America's Shale Gas Supply Is Caught in its Longest-Ever Decline

Updated on
  • Shale gas output forecast to decline for fourth straight month
  • Production set for record streak of monthly declines

America’s shale gas boom hasn’t exactly been booming lately.

Natural gas production from the seven largest U.S. shale deposits will drop for a fourth straight month in October to average 44.784 billion cubic feet a day, the lowest since March, based on an Energy Information Administration forecast released Monday. That’s the longest streak of monthly declines in government data going back to 2007.

The pullback follows a decade of surging gas production that created a glut of the heating fuel and sent prices plunging to record lows in some regions. The biggest declines forecast for October are in oil-rich deposits such as the Eagle Ford shale formation in Texas, where drillers are idling rigs in response to a collapse in crude prices.

Pipeline constraints in Appalachia aren’t helping either. Yield from the Marcellus shale of the eastern U.S., the nation’s biggest gas field, will fall 0.5 percent, the EIA said.

“Supply will finally fall short of demand next year,” Bank of America analysts led by Sabine Schels and Francisco Blanch said in a report. The bank is forecasting that total output in the lower 48 states will shrink by 0.3 billion cubic feet a day next year.

More than 1 billion cubic feet of gas production went offline in the second quarter because of limited pipeline capacity and system outages, particularly in the northeastern Marcellus region, Adam Longson, an analyst with Morgan Stanley, said in a note to clients Monday.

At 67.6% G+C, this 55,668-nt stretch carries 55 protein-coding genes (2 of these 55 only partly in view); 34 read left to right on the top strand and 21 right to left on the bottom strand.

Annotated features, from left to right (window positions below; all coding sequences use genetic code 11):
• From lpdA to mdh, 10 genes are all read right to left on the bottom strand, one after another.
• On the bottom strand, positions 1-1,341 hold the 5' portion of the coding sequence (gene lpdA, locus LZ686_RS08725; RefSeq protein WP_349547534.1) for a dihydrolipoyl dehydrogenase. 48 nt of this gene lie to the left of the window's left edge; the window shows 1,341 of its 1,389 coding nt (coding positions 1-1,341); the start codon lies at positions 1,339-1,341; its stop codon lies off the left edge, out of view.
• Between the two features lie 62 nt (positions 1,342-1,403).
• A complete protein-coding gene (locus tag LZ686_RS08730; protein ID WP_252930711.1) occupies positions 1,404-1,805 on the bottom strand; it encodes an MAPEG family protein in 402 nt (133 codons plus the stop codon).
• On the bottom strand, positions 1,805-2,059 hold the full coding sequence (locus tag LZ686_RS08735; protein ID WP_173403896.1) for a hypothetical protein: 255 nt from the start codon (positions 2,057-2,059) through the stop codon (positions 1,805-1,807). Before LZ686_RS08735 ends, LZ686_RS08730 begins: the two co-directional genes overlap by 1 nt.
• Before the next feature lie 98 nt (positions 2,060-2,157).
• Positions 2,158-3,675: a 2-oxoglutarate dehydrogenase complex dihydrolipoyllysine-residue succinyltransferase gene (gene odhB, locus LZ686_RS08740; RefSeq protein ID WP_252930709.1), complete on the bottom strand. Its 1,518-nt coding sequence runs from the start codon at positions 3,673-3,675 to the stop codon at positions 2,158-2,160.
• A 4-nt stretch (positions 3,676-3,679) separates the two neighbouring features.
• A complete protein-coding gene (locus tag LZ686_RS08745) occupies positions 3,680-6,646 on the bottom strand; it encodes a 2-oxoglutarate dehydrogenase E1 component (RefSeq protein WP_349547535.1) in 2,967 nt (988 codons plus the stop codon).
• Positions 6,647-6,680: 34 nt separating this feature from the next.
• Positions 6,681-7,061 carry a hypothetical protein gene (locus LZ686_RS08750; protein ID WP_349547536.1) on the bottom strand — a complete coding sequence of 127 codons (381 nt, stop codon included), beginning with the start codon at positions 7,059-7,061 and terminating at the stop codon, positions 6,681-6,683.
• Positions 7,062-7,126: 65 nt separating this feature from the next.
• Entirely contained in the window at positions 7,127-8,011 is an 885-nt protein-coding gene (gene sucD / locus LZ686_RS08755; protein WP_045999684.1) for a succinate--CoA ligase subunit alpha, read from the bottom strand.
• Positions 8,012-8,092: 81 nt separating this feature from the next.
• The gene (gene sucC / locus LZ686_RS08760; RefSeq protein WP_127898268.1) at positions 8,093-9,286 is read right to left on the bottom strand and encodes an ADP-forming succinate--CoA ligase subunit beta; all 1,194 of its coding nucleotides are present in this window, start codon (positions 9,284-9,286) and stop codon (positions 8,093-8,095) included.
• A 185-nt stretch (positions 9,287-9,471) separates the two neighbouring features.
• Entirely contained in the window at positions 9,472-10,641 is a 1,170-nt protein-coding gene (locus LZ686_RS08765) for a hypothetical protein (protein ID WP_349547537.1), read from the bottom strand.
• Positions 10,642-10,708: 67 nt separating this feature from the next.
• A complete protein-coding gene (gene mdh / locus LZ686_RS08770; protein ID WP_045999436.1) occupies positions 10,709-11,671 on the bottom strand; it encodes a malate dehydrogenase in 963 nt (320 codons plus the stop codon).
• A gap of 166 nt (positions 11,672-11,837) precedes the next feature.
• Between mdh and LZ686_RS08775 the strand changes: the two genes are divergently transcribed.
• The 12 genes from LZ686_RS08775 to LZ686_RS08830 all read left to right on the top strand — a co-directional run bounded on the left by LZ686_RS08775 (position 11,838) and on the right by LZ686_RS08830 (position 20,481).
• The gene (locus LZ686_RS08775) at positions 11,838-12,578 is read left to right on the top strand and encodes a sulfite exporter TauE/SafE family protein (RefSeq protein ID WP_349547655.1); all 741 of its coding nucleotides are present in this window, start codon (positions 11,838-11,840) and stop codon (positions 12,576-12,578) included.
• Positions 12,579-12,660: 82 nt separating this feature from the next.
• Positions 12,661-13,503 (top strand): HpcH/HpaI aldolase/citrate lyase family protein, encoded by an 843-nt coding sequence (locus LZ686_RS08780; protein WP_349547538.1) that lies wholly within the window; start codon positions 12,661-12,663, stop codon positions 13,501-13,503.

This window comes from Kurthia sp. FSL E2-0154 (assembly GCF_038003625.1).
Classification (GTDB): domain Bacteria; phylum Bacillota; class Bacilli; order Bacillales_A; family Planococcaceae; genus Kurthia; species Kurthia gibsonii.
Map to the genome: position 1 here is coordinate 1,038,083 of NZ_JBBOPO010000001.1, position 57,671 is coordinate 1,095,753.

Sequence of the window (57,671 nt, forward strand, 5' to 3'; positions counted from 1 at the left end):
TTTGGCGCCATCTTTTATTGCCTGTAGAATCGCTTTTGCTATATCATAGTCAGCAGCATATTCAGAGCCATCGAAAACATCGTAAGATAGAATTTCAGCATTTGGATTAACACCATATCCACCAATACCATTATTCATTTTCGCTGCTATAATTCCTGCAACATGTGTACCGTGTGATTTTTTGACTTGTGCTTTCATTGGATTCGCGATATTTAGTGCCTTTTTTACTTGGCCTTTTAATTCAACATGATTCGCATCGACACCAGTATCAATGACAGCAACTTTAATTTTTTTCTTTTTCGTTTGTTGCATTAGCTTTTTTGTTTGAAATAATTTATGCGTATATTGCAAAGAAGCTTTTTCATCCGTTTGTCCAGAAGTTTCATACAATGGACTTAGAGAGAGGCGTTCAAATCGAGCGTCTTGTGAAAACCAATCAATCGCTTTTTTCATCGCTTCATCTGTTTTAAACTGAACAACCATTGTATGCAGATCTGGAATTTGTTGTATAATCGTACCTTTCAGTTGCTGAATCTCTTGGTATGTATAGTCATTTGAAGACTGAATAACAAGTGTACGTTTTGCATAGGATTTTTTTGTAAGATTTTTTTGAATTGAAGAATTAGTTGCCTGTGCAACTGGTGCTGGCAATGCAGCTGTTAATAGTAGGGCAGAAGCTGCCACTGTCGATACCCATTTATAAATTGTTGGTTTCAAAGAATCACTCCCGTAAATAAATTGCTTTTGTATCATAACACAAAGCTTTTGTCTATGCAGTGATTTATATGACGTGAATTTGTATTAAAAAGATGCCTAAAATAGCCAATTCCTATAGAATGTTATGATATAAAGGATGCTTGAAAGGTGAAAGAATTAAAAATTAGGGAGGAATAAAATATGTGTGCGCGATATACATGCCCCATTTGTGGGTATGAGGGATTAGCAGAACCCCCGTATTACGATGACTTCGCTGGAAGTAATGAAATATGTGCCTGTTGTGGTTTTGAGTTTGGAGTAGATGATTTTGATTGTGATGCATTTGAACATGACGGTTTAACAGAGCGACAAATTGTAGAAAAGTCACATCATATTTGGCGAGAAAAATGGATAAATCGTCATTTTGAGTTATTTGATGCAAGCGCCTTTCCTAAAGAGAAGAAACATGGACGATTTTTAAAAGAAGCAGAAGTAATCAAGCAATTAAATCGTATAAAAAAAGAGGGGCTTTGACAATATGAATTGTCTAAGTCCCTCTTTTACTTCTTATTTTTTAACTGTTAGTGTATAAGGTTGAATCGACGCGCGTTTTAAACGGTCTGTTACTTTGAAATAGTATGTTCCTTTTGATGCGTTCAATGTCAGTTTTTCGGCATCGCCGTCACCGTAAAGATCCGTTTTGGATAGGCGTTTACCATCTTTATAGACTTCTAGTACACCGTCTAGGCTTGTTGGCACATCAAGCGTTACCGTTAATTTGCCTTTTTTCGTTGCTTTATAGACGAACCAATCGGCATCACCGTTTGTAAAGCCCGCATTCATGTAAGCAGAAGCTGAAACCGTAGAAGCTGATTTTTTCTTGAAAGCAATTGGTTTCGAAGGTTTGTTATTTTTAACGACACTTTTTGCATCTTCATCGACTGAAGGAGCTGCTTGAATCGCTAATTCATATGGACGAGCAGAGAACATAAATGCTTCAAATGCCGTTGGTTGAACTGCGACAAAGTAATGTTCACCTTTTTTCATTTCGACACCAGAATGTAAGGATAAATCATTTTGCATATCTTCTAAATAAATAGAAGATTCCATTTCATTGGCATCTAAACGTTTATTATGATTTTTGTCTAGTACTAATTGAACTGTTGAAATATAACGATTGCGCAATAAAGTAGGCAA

Uncompleted Wells

The number of drilled but uncompleted wells jumped almost 50 percent in January through June from the same period a year earlier, Longson said. While pipeline expansions in the fourth quarter may boost Northeast output, weak prices throughout the region may once again prompt producers to delay well completions, he said.

Natural gas prices have been trading in a narrow range of $2.50 per million British thermal units to $3 since late May on the New York Mercantile Exchange. Futures have fallen 30 percent in the last year. Gas for October delivery rose 0.4 cent to $2.763 at 10:43 a.m.

“Rising financial pressure on producers is our dominant storyline,” Breanne Dougherty, analyst with Societe Generale in New York, said in a note to clients. “Production remains the biggest wildcard — we see production as hinging heavily on the ability of producers to manage their balance sheets through the current sustained weak oil and gas price environment.”

(Updates with gas prices in penultimate paragraph.)
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